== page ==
Shoe is on the other foot for Cromwell as Espoir D’Allen takes Champion Hurdle

JP McManus’s horse claims unprecedented eighth success in the race under Mark Walsh

Mark Walsh celebrates victory on Espoir D’Allen in the Champion Hurdle during the opening day of the Cheltenham Festival. Photograph: Dan Sheridan/Inpho

Mark Walsh celebrates victory on Espoir D’Allen in the Champion Hurdle during the opening day of the Cheltenham Festival. Photograph: Dan Sheridan/Inpho

 

The label of ‘Most Popular Cromwell in Ireland’ might ordinarily be regarded as damning with faint praise but Espoir D’Allen’s surprise Unibet Champion Hurdle success at Cheltenham on Tuesday had his trainer engulfed in popular goodwill.

Co Meath based Gavin Cromwell’s contact with champions had once been confined to shoeing horses trained by his friend Gordon Elliott, including the Gold Cup hero Don Cossack.

Training was mostly a part-time adjunct to Cromwell’s farriery business, a job keeping his head above financial water to allow him continue preparing a small string for occasional victories that included an Irish Cambridgeshire in 2014.

However, back to back Grade One wins with the JP McManus-owned Jer’s Girl began a reversal of priorities. Shoeing took more of a back seat. Last year Cromwell’s versatile talent saw him win a Welsh Grand National and a Longchamp Group Two on the flat over Arc weekend.

But on Tuesday, and on jump racing’s greatest stage, Espoir D’Allen completed Cromwell’s remarkable rise to the summit of the sport.

“He’s been winning Grade Threes this year so to win this is fantastic. I’m shell-shocked to win. But to win like that – I’m just lost for words,” the 43-year-old said afterwards. He wasn’t alone.

The opening day feature was supposed to be confined to the top three guns in the betting but as one by one they got spiked, Espoir D’Allen swept through under jockey Mark Walsh to record a resounding 15-length win over last year’s runner-up Melon, with the 80-1 outsider Silver Streak in third.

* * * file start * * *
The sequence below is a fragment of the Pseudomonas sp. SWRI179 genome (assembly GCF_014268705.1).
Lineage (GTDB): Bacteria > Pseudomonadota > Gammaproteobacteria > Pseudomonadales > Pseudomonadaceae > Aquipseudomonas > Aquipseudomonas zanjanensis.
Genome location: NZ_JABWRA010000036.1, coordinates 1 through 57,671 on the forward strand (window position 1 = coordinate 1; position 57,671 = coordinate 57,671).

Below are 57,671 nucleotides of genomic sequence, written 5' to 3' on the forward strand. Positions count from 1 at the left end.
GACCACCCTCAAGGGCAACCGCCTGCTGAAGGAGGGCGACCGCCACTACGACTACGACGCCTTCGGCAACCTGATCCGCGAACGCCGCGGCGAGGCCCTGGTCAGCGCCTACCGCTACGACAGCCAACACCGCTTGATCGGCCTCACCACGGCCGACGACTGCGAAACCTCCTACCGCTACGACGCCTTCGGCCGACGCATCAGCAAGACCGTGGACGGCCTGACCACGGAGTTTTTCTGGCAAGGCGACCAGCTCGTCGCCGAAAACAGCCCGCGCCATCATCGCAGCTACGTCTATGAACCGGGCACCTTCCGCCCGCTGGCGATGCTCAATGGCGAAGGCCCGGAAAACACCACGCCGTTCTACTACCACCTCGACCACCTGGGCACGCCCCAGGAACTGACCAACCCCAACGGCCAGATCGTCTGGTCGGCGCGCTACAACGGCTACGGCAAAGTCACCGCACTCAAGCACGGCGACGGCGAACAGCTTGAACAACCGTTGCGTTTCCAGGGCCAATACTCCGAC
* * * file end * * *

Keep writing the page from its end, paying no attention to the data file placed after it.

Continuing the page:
Trainer Gavin Cromwell, owner JP McManus and jockey Mark Walsh after Espoir D’Allen’s victory in the Unibet Champion Hurdle at Cheltenham. Photograph: Simon Cooper/PA Wire
Trainer Gavin Cromwell, owner JP McManus and jockey Mark Walsh after Espoir D’Allen’s victory in the Unibet Champion Hurdle at Cheltenham. Photograph: Simon Cooper/PA Wire

Any odds you like would have been available beforehand about any of the trio of Laurina, Apple’s Jade and Buveur D’Air not making the frame. However, one by one the trio of supposed big guns fell away.

In the case of the dual champion Buveur D’Air it was literally a fall. Barry Geraghty’s mount crashed out at the third flight and brought down Laurina’s stable companion Sharjah. It wasn’t long after that Apple’s Jade started struggling, the 7-4 favourite beaten at the top of the hill.

With her stable companion Melon cutting out the pace, the stage looked set for Laurina. On the back of Willie Mullins’s two Grade One victories earlier on the card it looked near inevitable. But remarkably she too started to struggle and suddenly Espoir D’Allen was in front and cruising.

Very much JP McManus’s second-string behind Buveur D’Air, it was nevertheless the little five-year-old who gave his legendary owner an unprecedented eighth Champion Hurdle success.

“I was riding for a place and we got a place – first place!” beamed Walsh, a vital if notably low-key part of the McManus empire who was enjoying the greatest success of his career.

“For a five-year-old to do that against what we thought was one of the best Champion Hurdle fields for the past few years is unbelievable,” added Walsh.

“I was just behind Barry when he fell and luckily I wasn’t in his way. I just travelled everywhere. I was delighted the rain came this morning because he goes so well on it. And Gavin’s done a great job getting him here.”

Cromwell was inevitably the focus. Having first taken out a licence in 2005, been largely confined to the sort of small string familiar to many of his training colleagues, and having to juggle jobs to make ends meet, there was widespread delight at his finest moment in the sport.

It put a seal on a remarkable transformation considering racing’s elite level is increasingly portrayed as the preserve of a tiny few. It isn’t long since the most distinctive thing about Cromwell was his name, although it’s never been that notable from the area around Skryne and Ardcath.

“There have been generations of us there. After that I can’t tell you more. I’m not big on family trees. But we’re there a long time,” Cromwell told The Irish Times just over three years ago when Jer’s Girl was starting to make waves.

Since then the waves he’s made across the codes have got bigger and bigger. So on the opening day of Cheltenham 2019 it was a tidal wave of Irish joy for Cromwell.

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